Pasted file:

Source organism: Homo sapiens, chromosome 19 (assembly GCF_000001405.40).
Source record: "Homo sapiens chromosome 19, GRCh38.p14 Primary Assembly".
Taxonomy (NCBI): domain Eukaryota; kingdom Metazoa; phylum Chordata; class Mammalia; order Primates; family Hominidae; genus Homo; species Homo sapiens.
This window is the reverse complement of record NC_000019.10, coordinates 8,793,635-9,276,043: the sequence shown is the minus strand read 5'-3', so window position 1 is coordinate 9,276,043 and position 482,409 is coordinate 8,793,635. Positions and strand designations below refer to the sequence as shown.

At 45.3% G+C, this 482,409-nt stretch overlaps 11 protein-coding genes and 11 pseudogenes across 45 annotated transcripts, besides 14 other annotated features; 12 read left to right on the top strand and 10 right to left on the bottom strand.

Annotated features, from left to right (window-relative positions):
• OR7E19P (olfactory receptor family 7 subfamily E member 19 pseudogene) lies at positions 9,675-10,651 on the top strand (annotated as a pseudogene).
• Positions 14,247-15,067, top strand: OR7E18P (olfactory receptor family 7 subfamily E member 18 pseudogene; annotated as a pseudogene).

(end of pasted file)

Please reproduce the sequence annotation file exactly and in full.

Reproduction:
Source organism: Homo sapiens, chromosome 19 (assembly GCF_000001405.40).
Source record: "Homo sapiens chromosome 19, GRCh38.p14 Primary Assembly".
Taxonomy (NCBI): domain Eukaryota; kingdom Metazoa; phylum Chordata; class Mammalia; order Primates; family Hominidae; genus Homo; species Homo sapiens.
This window is the reverse complement of record NC_000019.10, coordinates 8,793,635-9,276,043: the sequence shown is the minus strand read 5'-3', so window position 1 is coordinate 9,276,043 and position 482,409 is coordinate 8,793,635. Positions and strand designations below refer to the sequence as shown.

At 45.3% G+C, this 482,409-nt stretch overlaps 11 protein-coding genes and 11 pseudogenes across 45 annotated transcripts, besides 14 other annotated features; 12 read left to right on the top strand and 10 right to left on the bottom strand.

Annotated features, from left to right (window-relative positions):
• OR7E19P (olfactory receptor family 7 subfamily E member 19 pseudogene) lies at positions 9,675-10,651 on the top strand (annotated as a pseudogene).
• Positions 14,247-15,067, top strand: OR7E18P (olfactory receptor family 7 subfamily E member 18 pseudogene; annotated as a pseudogene).